Insidethegames reporters have been scrambling to keep up with recent changes to the international sporting calendar, caused by the outbreak of coronavirus in China.
So far at least 170 people been killed by the virus, with just under 8,000 people infected around the world.
Numerous events are being postponed, cancelled or relocated on a daily basis, with the most high-profile so far the World Athletics Indoor Championships, originally scheduled for March in Nanjing. It will now take place in March 2021.
Other sports affected include Alpine skiing, boxing, wrestling, basketball, tennis, ice hockey and diving, while the Chinese women’s football team are currently quarantined in Brisbane. The squad had been in Wuhan, the city at the centre of the virus, earlier this week.
Having travelled to Australia for the final round of the Women’s Tokyo 2020 Olympic Football Asian qualifiers, they were told to stay in their inner-city hotel in Brisbane until Wednesday (February 5), putting their opening match with Thailand on Monday (February 3) in jeopardy.
The situation is currently unresolved, with a decision expected to be made soon. It is likely the tournament will be postponed, allowing China to compete, but the team may have to forfeit their game against Thailand and hope the results in their remaining two matches are enough to see them through into the knock-out stages.
There is also still the possibility they may have to withdraw from the competition fully. China already have a depleted squad anyway, with Wang Shuang and Yao Wei among four players who spent Chinese New Year in Wuhan and therefore remain in the city under isolation.
The tournament had been originally been scheduled to take place in Wuhan but was moved to Nanjing and finally Sydney. Other Olympic qualifying events have also been affected. The International Basketball Federation Women's Olympic Qualifying Tournament was moved from Foshan to the Serbian capital of Belgrade, while the Asian and Oceania boxing qualifying event, originally due to start in Wuhan on February 3, has now been moved to Amman in Jordan and re-scheduled for March.
Whatever the Football Federation Australia decide to do regarding the women's football qualifiers, coronavirus has undeniably started to have an impact on the upcoming Olympic Games.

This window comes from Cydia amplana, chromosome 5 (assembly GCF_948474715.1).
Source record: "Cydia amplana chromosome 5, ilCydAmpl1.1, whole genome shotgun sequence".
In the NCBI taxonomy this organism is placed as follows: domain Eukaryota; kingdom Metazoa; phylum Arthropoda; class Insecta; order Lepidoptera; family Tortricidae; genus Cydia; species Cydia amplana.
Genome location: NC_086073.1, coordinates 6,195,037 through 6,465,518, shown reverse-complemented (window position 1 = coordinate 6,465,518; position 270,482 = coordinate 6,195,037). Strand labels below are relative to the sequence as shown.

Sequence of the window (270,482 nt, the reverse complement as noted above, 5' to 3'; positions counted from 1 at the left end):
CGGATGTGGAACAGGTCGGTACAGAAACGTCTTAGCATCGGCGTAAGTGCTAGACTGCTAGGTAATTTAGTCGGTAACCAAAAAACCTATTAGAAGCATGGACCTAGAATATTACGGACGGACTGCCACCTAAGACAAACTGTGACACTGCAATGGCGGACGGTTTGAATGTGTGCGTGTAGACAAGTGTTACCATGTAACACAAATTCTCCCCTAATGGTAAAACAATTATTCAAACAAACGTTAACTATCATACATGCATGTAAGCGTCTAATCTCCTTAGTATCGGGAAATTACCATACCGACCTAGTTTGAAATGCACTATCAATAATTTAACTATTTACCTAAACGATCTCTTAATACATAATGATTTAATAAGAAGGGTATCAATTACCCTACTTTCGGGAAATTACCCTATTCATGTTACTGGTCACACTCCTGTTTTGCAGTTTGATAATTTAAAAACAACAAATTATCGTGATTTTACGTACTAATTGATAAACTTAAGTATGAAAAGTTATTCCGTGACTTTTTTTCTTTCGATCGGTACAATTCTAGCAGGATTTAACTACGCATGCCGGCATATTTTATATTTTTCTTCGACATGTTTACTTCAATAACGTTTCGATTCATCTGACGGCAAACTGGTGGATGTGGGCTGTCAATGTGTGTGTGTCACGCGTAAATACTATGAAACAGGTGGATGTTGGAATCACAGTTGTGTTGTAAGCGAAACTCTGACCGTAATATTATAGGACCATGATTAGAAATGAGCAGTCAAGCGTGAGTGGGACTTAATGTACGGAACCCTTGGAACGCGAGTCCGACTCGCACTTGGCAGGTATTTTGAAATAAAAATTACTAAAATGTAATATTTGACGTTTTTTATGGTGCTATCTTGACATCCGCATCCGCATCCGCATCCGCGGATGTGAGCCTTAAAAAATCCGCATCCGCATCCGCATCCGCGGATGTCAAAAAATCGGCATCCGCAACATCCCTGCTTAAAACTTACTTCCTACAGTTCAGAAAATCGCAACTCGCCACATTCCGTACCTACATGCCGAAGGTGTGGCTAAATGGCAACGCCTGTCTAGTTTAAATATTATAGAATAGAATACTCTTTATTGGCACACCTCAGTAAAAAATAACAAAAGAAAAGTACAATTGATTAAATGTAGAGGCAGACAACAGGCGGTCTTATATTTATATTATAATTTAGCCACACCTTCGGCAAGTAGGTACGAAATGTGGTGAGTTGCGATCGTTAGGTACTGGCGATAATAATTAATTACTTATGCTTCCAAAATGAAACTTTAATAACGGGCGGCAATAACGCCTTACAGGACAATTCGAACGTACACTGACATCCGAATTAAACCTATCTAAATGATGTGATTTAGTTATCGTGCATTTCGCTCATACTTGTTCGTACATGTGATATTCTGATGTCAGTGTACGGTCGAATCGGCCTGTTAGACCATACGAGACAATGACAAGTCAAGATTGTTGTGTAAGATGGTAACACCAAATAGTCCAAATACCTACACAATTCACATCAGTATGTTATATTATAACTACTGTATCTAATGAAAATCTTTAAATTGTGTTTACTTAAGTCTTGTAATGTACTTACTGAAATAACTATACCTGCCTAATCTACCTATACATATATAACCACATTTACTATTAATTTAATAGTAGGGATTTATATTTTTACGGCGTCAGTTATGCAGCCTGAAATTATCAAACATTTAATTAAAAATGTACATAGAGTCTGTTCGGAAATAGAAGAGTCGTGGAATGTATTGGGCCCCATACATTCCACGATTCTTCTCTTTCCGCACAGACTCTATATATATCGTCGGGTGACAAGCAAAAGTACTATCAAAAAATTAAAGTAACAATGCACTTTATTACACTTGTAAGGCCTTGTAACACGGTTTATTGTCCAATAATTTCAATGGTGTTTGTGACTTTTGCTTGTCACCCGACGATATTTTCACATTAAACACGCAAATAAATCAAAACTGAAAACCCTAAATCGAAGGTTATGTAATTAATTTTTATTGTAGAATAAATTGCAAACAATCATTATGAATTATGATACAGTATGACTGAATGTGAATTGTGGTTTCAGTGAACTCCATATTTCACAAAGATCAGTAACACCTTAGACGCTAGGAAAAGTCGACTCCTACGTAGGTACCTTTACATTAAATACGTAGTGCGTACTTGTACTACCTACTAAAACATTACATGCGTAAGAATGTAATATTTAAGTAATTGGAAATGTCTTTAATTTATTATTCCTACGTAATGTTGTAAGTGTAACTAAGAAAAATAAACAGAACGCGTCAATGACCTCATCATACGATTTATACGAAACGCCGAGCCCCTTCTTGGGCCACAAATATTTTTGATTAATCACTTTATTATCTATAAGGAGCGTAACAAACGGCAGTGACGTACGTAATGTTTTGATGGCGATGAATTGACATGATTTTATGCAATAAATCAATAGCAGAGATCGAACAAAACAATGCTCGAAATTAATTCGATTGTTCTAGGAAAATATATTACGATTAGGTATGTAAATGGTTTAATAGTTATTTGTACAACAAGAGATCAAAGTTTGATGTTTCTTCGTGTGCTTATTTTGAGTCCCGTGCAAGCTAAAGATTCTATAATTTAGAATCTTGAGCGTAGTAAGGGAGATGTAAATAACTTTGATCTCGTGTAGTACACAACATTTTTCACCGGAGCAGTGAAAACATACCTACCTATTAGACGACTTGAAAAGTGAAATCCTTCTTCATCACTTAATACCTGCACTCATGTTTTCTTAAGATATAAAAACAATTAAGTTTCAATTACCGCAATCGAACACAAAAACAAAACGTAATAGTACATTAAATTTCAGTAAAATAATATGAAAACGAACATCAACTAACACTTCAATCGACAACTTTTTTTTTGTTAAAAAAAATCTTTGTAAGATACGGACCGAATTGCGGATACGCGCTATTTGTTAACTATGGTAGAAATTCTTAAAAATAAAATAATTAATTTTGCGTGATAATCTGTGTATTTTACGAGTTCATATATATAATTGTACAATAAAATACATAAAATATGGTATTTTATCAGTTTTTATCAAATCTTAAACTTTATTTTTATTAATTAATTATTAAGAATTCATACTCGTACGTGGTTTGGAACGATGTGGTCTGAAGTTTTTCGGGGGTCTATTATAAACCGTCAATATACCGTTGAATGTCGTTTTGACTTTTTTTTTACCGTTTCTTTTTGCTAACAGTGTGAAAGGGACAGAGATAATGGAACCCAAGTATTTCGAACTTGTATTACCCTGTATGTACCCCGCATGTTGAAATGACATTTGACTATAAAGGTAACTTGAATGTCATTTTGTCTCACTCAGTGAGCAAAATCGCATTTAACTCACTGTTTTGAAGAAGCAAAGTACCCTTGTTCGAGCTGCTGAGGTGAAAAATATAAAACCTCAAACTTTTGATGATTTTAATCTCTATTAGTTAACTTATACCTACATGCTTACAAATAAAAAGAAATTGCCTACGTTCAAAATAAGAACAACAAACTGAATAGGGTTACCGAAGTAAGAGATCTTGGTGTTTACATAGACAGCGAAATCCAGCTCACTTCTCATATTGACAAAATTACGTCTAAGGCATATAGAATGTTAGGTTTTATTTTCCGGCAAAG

With the crisis seemingly worsening, this may be the start of a major headache for Tokyo 2020. German Olympic Sports Confederation President Alfons Hörman has even claimed the coronavirus is the "greatest threat" to the most prestigious event on the sporting calendar.
It seems to be a case of history repeating itself. Up until now, Tokyo 2020 organisers have enjoyed a smoother run-up to the Games than Rio 2016, which was struck by issues such as infrastructure delay, safety concerns and water pollution.
The most pressing concern, however, was the outbreak of the mosquito-borne disease Zika in Brazil. Near hysteria surrounded the virus and its possible impact on the Olympics, with some scientists and academics calling for the Games to be cancelled.
A number of athletes dropped out of competition before Rio 2016 began, citing Zika as a primary factor. This included golfers Rory McIlroy, Jordan Spieth and Dustin Johnson, tennis players Milos Raonic and Simona Halep, and American cyclist Tejay van Garderen.
As it turned out, Zika had very little impact on Rio 2016, despite the frenzy in the build-up to the Games. There were no reported cases of the virus among athletes or visitors. This will prove some consolation to Tokyo 2020.
The impact of Zika on Rio 2016 is also reduced when considering athletes probably used the virus as an excuse to skip the Games, especially the golfers who did not want to participate in a competition with no prize money.
Another positive is that Japan is not the country of origin of coronavirus, unlike Zika in Brazil, although 12 people in the Olympic host country are confirmed to have been infected by the disease. Stringent measures are in place to contain the virus to ensure this does not spread further, with Tokyo 2020 confirming they are working with authorities to guarantee the safety of everyone during the Games.
Nonetheless, the virus will be a dark cloud in the relatively clear sky for the upcoming Olympic Games. Qualifying events are already being impacted and is possible that Chinese teams and athletes may not be able to compete for places at Tokyo 2020.
More pressing, however, is the World Health Organization's recent decision to name the coronavirus outbreak an international health emergency, meaning every effort has to be made to ensure the virus does not spread to countries with weaker health systems.
The Olympics are a global event, necessitating international travel from athletes, spectators and media. This, of course, increases interaction between residents of different countries, and subsequently makes the spread of illnesses and viruses more likely.
WHO's announcement means travel will now be restricted, a significant hindrance to anyone involved in Tokyo 2020.
And for how long for? No one knows. No one is sure how the coronavirus crisis is going to play out, and it is this uncertainty that Tokyo 2020 are going to have to deal with, just like in the run-up to Rio 2016.
With just six months to go until the Games begin, Tokyo 2020 have been handed a new challenge.